Through visual balance, symmetry helps to create organization and order, and top properties, like the Conservatorium, know this. By employing design choices such as matching table lamps atop identical nightstands and double sinks mirrored about the centerline of a vanity top, structure and a message of order is built in, creating a soothing environment to facilitate relaxation.
● Reset your space: Whether we realize it or not, everything in our environment sends us messages and we have control of those messages. When you come home to shoes randomly sitting on the floor, those shoes send you the message that someone (perhaps you) should have put those tripping hazards back where they belong.
Instead, they are an immediate reminder that a list of things to address continues to grow exponentially. Though top properties have dedicated staff to keep your environment pleasantly organized, most of us are the staff in our own homes. With so much to tackle in any given day, it can seem arduous to maintain visual order in our spaces. Even making the bed in the morning can be an effort.
But if we take the time to reset each room after we’ve finished using it, we are rewarded with a soothing space the next time we see it. The otherwise monumental task of keeping an entire home orderly and pleasant-looking suddenly becomes attainable.
And turning maintenance into a habit means that resetting can become second nature. Who wouldn’t find it more enjoyable to enter a tidy kitchen, replete with a clean and empty sink, rather than one overflowing with dirty dishes?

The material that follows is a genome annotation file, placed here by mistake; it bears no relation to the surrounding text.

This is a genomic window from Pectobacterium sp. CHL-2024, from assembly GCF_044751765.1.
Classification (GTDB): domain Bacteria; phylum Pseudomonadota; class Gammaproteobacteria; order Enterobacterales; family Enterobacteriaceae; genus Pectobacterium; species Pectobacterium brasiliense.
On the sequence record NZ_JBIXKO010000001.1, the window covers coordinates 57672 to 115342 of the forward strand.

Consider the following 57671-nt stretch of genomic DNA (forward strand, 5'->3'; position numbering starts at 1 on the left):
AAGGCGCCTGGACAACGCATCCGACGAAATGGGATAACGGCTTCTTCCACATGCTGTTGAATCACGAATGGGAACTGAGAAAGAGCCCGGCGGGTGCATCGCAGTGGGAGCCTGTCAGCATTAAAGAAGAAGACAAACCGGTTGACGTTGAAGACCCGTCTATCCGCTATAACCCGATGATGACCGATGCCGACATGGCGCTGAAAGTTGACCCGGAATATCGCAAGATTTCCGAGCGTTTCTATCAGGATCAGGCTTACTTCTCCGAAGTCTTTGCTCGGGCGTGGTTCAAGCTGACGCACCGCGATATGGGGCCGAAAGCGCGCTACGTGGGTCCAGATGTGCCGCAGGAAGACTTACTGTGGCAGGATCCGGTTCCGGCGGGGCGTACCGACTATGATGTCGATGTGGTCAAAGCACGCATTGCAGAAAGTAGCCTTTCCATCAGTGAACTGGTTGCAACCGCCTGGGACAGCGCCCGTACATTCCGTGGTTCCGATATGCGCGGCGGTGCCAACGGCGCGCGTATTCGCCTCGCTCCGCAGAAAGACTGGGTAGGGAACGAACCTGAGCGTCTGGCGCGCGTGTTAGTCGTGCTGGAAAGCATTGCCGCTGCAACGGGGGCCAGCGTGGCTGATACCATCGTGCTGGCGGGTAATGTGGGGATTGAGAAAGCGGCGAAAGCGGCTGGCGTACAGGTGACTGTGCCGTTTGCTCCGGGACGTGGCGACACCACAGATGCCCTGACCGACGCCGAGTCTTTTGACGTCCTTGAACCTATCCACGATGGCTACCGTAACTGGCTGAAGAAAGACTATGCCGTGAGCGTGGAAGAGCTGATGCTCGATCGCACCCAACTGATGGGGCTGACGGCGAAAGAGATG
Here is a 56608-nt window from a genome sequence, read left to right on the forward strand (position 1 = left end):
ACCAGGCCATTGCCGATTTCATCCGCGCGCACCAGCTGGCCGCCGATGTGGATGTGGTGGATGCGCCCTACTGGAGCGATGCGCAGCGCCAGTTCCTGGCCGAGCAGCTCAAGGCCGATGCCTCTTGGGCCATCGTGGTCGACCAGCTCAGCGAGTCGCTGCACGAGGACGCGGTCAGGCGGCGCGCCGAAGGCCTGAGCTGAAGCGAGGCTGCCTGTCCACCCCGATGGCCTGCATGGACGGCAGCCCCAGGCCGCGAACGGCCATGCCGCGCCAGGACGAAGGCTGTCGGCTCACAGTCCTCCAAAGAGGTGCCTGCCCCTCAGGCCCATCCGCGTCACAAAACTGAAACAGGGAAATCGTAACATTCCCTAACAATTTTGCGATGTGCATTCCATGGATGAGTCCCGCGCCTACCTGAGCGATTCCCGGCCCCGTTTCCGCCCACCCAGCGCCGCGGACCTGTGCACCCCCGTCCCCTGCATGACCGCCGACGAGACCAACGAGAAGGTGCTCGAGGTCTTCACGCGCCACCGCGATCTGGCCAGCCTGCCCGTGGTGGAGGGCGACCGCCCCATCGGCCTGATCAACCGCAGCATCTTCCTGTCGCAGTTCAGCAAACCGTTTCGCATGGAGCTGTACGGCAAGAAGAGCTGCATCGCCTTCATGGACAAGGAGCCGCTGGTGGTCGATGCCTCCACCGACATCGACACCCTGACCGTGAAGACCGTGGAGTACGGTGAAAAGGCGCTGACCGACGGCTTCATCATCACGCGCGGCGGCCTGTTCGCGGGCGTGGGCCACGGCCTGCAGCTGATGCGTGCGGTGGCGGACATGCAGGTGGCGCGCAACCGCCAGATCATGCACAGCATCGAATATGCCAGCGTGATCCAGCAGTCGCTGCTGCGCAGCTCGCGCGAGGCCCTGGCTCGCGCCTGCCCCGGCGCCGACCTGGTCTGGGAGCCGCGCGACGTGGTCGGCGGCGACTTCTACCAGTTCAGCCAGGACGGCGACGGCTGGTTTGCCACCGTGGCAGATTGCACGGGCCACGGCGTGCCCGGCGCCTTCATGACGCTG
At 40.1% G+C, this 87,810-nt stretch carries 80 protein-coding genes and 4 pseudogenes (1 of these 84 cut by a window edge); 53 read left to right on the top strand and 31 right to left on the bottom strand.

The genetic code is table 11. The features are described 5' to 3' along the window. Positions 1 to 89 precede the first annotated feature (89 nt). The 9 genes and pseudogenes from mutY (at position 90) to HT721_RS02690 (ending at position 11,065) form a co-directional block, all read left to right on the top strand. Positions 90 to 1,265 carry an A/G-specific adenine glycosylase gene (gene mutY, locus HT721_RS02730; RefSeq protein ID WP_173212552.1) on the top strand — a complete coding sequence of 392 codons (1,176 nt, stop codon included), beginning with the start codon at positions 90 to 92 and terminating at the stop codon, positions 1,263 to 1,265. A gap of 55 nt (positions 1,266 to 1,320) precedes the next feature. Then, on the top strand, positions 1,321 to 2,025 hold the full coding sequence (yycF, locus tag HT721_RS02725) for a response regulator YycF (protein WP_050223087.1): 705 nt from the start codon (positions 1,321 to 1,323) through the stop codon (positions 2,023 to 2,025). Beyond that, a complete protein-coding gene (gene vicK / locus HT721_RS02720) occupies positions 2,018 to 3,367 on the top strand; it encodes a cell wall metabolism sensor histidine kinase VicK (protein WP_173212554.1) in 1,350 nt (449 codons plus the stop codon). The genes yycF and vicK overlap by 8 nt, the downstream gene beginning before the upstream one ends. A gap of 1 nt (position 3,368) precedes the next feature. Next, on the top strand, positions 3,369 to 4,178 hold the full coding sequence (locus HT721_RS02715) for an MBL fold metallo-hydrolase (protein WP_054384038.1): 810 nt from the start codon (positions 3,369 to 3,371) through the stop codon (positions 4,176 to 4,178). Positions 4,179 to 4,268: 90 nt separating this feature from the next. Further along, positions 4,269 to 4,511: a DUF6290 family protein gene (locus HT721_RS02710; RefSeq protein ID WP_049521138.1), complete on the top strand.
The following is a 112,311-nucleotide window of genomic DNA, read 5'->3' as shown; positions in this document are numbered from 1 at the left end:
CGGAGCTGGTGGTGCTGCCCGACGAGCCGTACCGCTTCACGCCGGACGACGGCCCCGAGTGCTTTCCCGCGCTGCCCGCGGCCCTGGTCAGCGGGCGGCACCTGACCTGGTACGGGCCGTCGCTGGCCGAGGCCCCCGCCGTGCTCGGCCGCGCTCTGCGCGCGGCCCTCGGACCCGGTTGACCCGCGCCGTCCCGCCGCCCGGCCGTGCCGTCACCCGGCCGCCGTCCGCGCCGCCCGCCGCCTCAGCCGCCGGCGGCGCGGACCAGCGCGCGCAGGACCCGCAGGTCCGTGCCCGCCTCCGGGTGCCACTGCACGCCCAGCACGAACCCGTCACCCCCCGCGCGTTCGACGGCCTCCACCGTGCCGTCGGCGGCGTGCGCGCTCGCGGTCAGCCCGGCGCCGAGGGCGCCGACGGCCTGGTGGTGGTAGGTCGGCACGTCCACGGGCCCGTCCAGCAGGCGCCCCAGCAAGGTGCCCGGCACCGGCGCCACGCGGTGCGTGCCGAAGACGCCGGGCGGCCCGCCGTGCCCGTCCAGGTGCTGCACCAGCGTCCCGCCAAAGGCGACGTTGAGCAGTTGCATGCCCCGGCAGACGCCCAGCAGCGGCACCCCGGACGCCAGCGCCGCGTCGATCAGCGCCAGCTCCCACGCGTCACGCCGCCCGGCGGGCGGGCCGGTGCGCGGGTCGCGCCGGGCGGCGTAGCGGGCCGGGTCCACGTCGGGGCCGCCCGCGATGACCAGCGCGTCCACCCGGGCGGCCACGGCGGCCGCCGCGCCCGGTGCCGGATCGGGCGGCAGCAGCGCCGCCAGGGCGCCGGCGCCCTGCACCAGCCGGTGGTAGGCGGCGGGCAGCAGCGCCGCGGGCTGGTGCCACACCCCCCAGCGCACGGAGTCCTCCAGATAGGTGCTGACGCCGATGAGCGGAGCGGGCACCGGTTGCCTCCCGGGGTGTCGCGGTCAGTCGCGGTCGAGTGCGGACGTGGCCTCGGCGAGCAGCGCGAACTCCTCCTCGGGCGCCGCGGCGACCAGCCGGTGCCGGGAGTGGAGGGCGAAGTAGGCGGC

● Employ white bed linens and bath towels: Almost without fail, the properties that often relax us the most employ white bed and bath linens. Hotels such as the Conservatorium know that when we enter our room and see spotless white sheets and towels, the message we receive is of cleanliness and attention, because even the smallest smudge will be noticeable.
Our guard goes down knowing that our space has been properly attended to. The same trick can be used in our own homes. Though it may be tempting to utilize colored sheets and towels that more easily hide dirt or express our aesthetic preferences, reserve color use for more decorative items such as shams, throw pillows, duvet covers and bathroom accessories.
The next time you come home, close your eyes as soon as you’re through the front door. Imagine what the perfect, soothing interior environment looks like and then open your eyes to take in your space.
If what you’re seeing isn’t as good as or better than what you are imagining, it may be time to start working toward it.
After all, most of us spend the most important moments of our lives, with the most important people in our lives, at home. Shouldn’t it be the ultimate relaxation destination?
Staying at a luxury hotel is something to which almost all of us look forward. The times between those stays, however, should be just be as wonderful.
Next time you’re at your favorite property, take note of those special elements that put a smile on your face. They may just point the direction toward a place you can’t wait to come home to.
Vern Yip is a TLC/HGTV interior designer and host and author of the book “Vern Yip’s Design Wise: Your Smart Guide to a Beautiful Home.” Originally from McLean, Va., Yip is based in Atlanta and New York. Follow him on Facebook, Twitter, and Instagram (all @VernYipDesigns). He writes occasionally for The Washington Post.